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9,10,11 - LN0-1

12 - LN2
13 - LN3
14 - LN4-5
16,17 - LN6
18 - LN7
20.6-20.7 - LN8
19 - LN9
21 - LN10
9.1 Types of Options
Call option - holder has the right to buy an asset by a certain date for a certain price.
A call option should always be exercised at maturity if the stock price is above the strike price (this may still
lead to a loss though, depending on stock price and option price).

Break even at stock price 105 (5+100 = 105). Stock price above 105 gives a profit.
Put option - holder has the right to sell an asset by a certain date for a certain price.

Break even at strike price minus option price (70-7=63). Stock price below 63 gives a profit.
American option - can be exercised at any time
European option - can be exercised only at maturity/expiration date
9.2 Option Positions

S
1. Long in a call option. Payoff would be max( T K , 0)

Meaning that the option would be

ST K .
KS
2. Long in a put option. Payoff would be max( T )

exercised if

ST > K

, and not exercised if

S
3. Short in a call option. Payoff would be max( T K , 0)=min(KST , 0)

KS
4. Short in a put option. Payoff would be max(T , 0)=min(ST K , 0)

9.3-9.4 Underlying Assets


Stock Options
Traded on exchange (CBOE, Nasdaq, NYSE, Boston SE) on more than 2500 stocks. One contract gives the
right to buy or sell 100 shares at specified strike price. Convenient because stocks are generally sold in lots of
100.
For expiration dates, the most important day is the third Friday in the expiration month. This is the last day on
which an option is traded, as it matures on Saturday after the third Friday in the month. A long position in has
until 4.30pm to exercise and the broker has until 10.59pm on saturday to complete the paperwork.

The exchange normally sets the strike prices at which options can be written so they are spaced $2.50, $5 or
$10 apart.
Spacing
Stock Price
$2.50
$5-25
$5
$25-200
$10
> $200
Say a stock price $84 has options with strike prices $80, $85 and $90. If the stock price rises above $90 a new
strike price of $95 would be included. Same if stock falls to below $80, then probably a strike price of $75
would be offered.
FX Options
Mostly traded OTC, but some are on exchange. Exchange traded are usually on Nasdaq which offers
European-style contracts. One contract gives the right to buy or sell 10,000 units of foreign currency for U.S
dollars. (1,000,000 if Japanese Yen for USD).
Index Options
Futures Options
If futures are traded on exchange you can usually get an options contract on it as well. A futures option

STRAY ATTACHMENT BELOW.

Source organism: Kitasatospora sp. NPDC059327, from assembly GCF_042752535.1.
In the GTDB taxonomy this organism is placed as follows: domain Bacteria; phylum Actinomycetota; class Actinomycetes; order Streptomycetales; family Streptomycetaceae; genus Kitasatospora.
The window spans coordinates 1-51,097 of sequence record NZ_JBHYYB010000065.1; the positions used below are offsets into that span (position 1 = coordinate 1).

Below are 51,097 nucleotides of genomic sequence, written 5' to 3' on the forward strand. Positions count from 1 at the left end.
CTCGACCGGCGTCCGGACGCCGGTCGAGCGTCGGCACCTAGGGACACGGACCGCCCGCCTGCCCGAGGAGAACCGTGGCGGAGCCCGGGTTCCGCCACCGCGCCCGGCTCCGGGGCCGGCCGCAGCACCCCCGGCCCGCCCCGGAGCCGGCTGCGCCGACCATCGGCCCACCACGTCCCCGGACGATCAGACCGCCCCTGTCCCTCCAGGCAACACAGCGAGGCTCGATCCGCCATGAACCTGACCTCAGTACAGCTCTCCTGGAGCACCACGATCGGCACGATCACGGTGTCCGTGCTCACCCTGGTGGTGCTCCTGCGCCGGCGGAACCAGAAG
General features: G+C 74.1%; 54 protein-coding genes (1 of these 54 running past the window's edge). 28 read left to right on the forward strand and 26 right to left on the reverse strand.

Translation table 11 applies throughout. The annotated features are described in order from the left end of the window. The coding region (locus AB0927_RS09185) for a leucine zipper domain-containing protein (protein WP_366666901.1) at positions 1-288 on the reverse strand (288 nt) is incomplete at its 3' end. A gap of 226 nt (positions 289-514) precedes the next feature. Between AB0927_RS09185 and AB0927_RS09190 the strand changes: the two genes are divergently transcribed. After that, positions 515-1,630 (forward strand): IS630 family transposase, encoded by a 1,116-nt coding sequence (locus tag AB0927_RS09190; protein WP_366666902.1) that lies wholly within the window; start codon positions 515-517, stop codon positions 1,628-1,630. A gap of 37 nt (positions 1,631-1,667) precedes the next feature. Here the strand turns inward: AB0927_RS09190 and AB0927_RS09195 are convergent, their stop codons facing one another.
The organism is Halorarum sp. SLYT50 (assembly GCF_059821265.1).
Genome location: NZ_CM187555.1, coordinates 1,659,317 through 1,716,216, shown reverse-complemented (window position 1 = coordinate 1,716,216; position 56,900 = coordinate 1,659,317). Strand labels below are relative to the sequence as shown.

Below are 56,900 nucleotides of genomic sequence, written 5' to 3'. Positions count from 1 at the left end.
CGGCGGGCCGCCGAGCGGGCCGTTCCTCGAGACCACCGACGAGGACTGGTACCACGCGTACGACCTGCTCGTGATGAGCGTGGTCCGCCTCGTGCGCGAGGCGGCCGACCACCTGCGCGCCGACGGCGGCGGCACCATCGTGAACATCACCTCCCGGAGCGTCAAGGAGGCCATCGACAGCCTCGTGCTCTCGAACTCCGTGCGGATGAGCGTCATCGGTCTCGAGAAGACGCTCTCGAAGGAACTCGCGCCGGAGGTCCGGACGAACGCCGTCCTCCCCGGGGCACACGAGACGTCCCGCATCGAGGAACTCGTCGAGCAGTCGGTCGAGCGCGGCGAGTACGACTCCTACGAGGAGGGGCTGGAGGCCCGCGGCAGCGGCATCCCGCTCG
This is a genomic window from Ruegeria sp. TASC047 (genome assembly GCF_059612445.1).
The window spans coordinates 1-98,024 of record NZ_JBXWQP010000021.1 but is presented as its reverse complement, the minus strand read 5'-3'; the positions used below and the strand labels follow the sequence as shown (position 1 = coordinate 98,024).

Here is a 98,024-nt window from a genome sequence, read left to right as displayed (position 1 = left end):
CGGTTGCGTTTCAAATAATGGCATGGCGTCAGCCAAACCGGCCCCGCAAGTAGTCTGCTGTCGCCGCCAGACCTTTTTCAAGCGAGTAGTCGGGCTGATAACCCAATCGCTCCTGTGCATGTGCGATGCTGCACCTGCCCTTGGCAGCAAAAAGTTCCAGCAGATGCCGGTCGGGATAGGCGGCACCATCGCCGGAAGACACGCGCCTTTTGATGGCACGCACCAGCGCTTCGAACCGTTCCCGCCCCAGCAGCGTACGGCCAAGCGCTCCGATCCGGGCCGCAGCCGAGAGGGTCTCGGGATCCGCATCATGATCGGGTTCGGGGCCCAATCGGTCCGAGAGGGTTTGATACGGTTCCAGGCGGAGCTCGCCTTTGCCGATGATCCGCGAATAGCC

matures just before delivery period in the futures contract.
When a call is exercised the holders gain equals the excess of the futures price over the strike price.
When a put is exercised the holders gain equals the strike price over the futures price.
Terminology
Option Class - Consisting of all option of the same type (IBM call are one class, IBM puts another class)
Option Series - All options within a class with same expiration date and strike price. (IBM 70 October calls).
In the Money - For calls when S > K, and for puts when S < K
At the Money - For both calls and puts when S = K
Out of the Money - For calls when S < K, and for puts when S > K
Clearly, we will only exercise when in-the-money. In absence of transaction costs, an in-the-money
option will ALWAYS be exercised at maturity if not earlier.
Intrinsic value - defined as the maximum of zero and the value the option would have if it was exercised
immediately.
Intrinsic value of a call: max( SK , 0)
Intrinsic value of a put: max( K S , 0)
Dividends & Stock Splits
Exchange traded options are usually not adjusted for cash dividends. When a dividend is paid the terms of the
options contract remains the same. An exception may be made for large cash dividends.
Exchange traded options are adjusted for stock splits. A stock split of n-for-m should generally cause the stock

n
of its previous value. The terms of the option contracts are adjusted to reflect the expected
m
m
change in stock price. A stock split of n-for-m will reduce the strike price by
of its previous value, and the
n
price to fall to

number of shares covered by one contract increases by

n
of its previous value. So when the stock price
m

falls as expected the positions of both writer and holder are unchanged.
Example:
Call option for 100 shares for $30 a share. Assume 2-for-1 split. The option contract changes so that
the
holder has right to purchase 200 shares for $15 a share.